IT'S A DIFFERENT perspective on globalization when Ballet Bellevue's International Dance Festival includesBrazilian performers coming from Renton, a Bolivian dancer trained in Russia, and a Swiss choreographer running a company in Tacoma. But for all its aristocratic connections, ballet itself has a kind of mongrel heritage—with influences from Italy, France, Denmark, and Russia, to name a few—so the multiple passport entries seem appropriate.
Ballet Bellevue International Dance Festival
May 18-21 at Meydenbauer Center, Bellevue
It would be tough for a large, well-established company to mount this kind of showcase program successfully; it's particularly challenging for a smaller group such as Ballet Bellevue. Still, by doing so, the ensemble can distinguish itself from the "big company" across the lake. Rather than trying to become a mini-Pacific Northwest Ballet, director Ronn Tice, a former PNB dancer, is taking his group in a different direction (as in their recent staging of Henry Purcell's baroque touchstone The Fairy Queen). They will perform two of Tice's contemporary works in the festival, including Magnesium Pieces, to the music of Frank Zappa.
Claudia Ruby from La Paz and the National Ballet of Bolivia will put her Russian background to use in an excerpt from Marius Petipa's Don Quixote. The Richmond Ballet, a young company from Vancouver, BC, will perform, and Somla Bi Joli, a Seattle-based African dance company, may also participate. Dominique Gabella, originally from Switzerland and trained in Graham-style modern dance, created Second Stage Dance Company with a focus on older dancers who bring a richness of experience to performance. And Wade Walthall, another PNB veteran, will showcase his work created for the Evergreen City Ballet in Auburn.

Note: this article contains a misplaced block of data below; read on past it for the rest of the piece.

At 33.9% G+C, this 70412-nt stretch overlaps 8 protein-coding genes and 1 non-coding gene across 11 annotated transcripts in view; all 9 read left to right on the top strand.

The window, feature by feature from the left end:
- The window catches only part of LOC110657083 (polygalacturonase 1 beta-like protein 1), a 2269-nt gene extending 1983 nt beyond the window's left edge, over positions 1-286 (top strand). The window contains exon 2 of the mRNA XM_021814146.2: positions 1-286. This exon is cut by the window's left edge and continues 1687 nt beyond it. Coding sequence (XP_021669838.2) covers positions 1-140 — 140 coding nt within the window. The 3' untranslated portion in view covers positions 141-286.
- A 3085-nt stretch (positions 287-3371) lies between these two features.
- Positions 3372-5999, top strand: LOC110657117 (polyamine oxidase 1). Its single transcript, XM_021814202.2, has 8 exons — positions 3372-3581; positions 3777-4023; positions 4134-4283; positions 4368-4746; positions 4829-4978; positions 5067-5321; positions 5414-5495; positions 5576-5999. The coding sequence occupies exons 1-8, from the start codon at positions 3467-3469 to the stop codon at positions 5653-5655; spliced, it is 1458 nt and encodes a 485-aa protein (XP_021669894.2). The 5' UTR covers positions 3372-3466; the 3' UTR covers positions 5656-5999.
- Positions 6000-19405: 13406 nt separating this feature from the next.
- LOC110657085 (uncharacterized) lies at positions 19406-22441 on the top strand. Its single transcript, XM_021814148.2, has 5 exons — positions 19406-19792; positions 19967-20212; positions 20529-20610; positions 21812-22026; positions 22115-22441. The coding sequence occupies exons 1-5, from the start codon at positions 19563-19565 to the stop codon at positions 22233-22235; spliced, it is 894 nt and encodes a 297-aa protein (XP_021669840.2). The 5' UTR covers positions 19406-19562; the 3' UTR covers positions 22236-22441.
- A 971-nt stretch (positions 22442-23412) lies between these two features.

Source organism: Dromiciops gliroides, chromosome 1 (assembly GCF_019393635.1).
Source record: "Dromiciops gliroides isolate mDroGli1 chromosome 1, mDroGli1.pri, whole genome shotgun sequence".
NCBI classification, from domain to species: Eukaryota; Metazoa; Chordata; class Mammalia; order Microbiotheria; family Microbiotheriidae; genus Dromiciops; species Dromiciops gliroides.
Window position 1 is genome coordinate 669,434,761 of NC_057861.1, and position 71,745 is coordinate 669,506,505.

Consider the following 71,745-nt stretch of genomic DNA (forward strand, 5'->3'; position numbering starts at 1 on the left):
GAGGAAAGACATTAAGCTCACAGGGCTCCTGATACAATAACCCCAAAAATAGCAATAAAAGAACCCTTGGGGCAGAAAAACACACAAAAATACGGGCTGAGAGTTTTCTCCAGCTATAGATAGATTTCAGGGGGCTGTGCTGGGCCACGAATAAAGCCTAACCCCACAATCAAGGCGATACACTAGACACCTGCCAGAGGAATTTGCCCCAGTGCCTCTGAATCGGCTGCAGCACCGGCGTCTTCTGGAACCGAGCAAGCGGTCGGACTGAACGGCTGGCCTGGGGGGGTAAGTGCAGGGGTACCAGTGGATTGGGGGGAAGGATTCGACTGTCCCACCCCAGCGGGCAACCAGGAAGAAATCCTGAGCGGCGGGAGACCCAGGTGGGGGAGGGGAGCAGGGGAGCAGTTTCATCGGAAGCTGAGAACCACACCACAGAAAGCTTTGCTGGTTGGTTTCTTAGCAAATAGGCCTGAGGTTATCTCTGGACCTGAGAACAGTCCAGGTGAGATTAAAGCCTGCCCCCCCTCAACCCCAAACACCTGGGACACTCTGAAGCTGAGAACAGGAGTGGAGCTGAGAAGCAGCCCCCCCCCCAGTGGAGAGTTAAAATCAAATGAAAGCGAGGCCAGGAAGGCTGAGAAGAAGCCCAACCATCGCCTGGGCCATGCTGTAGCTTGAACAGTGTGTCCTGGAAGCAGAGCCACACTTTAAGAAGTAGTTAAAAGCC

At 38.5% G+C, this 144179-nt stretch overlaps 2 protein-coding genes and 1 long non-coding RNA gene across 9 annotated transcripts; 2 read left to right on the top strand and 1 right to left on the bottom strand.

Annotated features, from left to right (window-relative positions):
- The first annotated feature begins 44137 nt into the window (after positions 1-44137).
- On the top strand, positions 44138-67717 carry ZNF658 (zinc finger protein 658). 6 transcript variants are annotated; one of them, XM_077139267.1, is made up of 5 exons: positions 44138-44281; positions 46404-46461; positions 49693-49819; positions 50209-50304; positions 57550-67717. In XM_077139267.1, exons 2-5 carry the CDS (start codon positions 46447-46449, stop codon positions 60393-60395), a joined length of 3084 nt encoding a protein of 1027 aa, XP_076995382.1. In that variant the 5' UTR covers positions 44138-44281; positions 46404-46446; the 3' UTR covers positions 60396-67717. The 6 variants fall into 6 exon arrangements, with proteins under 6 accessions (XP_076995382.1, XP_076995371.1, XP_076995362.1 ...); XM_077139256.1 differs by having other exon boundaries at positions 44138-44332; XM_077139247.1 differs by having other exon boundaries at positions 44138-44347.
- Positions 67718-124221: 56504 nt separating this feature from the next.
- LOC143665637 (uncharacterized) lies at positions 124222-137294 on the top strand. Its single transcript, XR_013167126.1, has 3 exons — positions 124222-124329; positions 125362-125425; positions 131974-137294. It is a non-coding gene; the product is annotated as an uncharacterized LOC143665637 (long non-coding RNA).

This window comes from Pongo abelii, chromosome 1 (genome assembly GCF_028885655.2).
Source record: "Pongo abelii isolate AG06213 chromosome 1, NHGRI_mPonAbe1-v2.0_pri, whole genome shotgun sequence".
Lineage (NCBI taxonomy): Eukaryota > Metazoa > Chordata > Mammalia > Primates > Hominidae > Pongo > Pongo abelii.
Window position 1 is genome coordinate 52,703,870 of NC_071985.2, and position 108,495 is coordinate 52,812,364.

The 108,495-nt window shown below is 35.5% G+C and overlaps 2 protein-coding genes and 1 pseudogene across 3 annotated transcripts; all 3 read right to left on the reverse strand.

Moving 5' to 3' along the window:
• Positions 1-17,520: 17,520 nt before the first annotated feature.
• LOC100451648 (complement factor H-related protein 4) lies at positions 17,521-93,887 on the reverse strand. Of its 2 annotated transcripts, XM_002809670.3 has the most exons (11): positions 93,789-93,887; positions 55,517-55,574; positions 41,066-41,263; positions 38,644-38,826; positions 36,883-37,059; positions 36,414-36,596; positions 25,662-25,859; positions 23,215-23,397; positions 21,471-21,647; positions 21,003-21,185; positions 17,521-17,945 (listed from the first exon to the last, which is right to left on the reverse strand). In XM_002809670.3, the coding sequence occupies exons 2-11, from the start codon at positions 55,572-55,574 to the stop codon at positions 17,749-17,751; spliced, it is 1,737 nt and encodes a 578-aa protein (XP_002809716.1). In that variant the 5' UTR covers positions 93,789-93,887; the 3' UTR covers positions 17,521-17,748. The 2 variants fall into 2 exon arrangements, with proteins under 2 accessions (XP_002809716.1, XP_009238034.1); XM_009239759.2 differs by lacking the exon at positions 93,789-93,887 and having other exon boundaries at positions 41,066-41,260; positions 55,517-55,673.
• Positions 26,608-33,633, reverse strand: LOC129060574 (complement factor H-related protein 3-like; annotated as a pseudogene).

ONE OF THE PROGRAM highlights should be the performance by members of Scapino Ballet Rotterdam. "Sophie's Delight," by Scapino artistic director Ed Wubbe, is an excerpt from Schlieman Pieces, a work about the eccentric archaeologist who uncovered what are probably the remains of the legendary city of Troy. The dance is not a literal retelling of his story, nor of the Trojan War, but its angular gestures and multijointed shapes attempt to show three-dimensional movement on a flat surface in a manner reminiscent of Greek vase painting.
A friend of mine believes it is possible to read the entire history of ballet in the way a man offers his hand to a woman onstage. From the ardent yearning of the Romantic period through the mannerly equilibrium of classicism to the more brusque encounters in much contemporary work, the onstage relationships of men to women have changed almost as radically as they have in real life. Wubbe's choreography for "Sophie's Delight" is firmly in the last category—it is a dance in which effort is revealed and explored.
He expands the traditional emphasis on shape until the performers are working at the absolute limit of their anatomical reach, outside the usual aesthetic boundaries. Ballet technique takes the grand tour here, picking up a contemporary dynamism and torque, and bringing it all back home again.